“To baste, or not to baste, that is the question."

Can you imagine the calls that Butterball Turkey Talk-Line experts get when it comes to advice on baking the perfect Thanksgiving bird?

First of all, no question is too dumb. And second of all, just when you think you’ve heard it all, it’s another first-time cooking calamity.

I would love to help them out with “talk turkey” questions.

“Hello, how many hours should I cook my turkey?”

“How much does your husband weigh?”

“He weighs about 219 pounds, why?

“Well normally, the general rule is around 15 minutes per pound for an unstuffed turkey at 325ºF. When was the last time he ate?”

“I don’t know, the turkey’s dead.”

“No, I mean your husband. Is he stuffed?”

“Well he ate some breakfast, but he generally eats on and off all day.”

“Are we back to talking about the turkey or your husband?”

“The turkey’s still dead, my husband eats all day.”

“Now we’re getting somewhere! Did he forget your birthday or anniversary this year?”

“He always forgets our anniversary. Listen I need to get this turkey in the oven.”

“Just one more question? Is he sitting in the recliner watching a football game while you’re cooking?”

“That’s where he always is. But he did help me peel some sweet potatoes.”

“Listen sweetheart, I’ll bet you’ve got the checkbook or credit card. Tell him you’ve got to run to the store. Go buy yourself something nice to wear to dinner. Bring him back a single hamburger, no fries. Let him eat that appetizer while you get in that nice new dress and tell him you’re going out somewhere nice to eat for Thanksgiving. If he says ‘no.’ Hit him with a hammer. Stuff him with a couple sweet potatoes. Bake him for 54 hours and 45 minutes and feed him to the cat. Thanks for calling Butterball.”

I’m a natural.

If you’re still afraid your turkey cooking question will sound silly, here’s a couple of hilarious stories from Butterball’s Talk-Line which ran in Reader’s Digest.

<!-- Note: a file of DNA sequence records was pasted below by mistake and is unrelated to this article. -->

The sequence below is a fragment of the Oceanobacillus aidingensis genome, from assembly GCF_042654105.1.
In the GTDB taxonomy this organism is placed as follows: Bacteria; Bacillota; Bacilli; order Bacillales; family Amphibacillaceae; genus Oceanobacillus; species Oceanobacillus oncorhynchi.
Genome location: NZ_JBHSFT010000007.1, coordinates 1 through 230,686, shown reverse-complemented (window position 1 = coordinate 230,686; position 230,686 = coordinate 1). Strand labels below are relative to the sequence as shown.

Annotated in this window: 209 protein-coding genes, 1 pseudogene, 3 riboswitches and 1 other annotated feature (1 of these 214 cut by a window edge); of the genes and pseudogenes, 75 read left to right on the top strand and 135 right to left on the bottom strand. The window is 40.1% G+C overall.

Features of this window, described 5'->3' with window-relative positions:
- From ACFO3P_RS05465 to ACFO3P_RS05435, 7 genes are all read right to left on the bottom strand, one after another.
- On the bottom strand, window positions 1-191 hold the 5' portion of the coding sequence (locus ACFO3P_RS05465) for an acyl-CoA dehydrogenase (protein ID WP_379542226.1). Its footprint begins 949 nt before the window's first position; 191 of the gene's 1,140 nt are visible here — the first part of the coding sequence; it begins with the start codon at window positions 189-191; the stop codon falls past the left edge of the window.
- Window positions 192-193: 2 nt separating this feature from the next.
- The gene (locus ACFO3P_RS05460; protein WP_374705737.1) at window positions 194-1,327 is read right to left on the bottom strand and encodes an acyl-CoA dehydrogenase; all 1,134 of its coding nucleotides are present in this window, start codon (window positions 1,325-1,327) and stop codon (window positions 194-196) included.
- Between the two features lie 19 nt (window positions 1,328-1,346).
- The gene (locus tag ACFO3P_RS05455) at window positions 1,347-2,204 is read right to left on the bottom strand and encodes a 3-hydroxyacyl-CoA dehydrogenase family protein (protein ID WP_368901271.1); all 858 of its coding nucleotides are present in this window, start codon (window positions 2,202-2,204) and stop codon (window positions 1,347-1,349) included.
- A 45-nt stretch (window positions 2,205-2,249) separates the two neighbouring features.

One lady called and said she had nine slow cookers plugged into her kitchen outlet. She wanted to know if she was going to blow a fuse. She was told to tell her husband to go get nine fire extinguishers.

The cooking lesson in this story is that the kids are always watching. Seems the parents of a newly married couple arrived at their home for their first Thanksgiving meal cooked by the newlyweds. One of the dads noticed the turkey thawing in the sink in cold water with a dish drainer and a rubber mat on top of it all. Her dad inquired why she was thawing the turkey that way. She said that was the way her mom thawed the bird. The mother’s response: “Well, yes, but we had a cat!” Meow!

One year a man called using the Talk-Line as more of a confessional, not really asking a question. He was letting the expert on the call know that, in his experience, the cold water-thaw method doesn’t really work. Curious, the Talk-Line operator asked what he meant because they use that thaw method all of the time at Butterball. His response: “I put it in the pool and when I came back it was missing.”

After discovering a turkey from 1969 in his dad’s freezer, an Alabama man called the Butterball hotline to ask about the best way to cook the 30+-year-old bird. Advisors gave him two options: McDonald’s or Wendy’s.

Another gentleman called to tell the operator he cut his turkey in half with a chainsaw and wanted to know if the oil from the chain would adversely affect the turkey. I guess he also asked about the sawdust stuffing.

Good luck with cooking your turkey. (And don’t forget the chainsaw bar oil)

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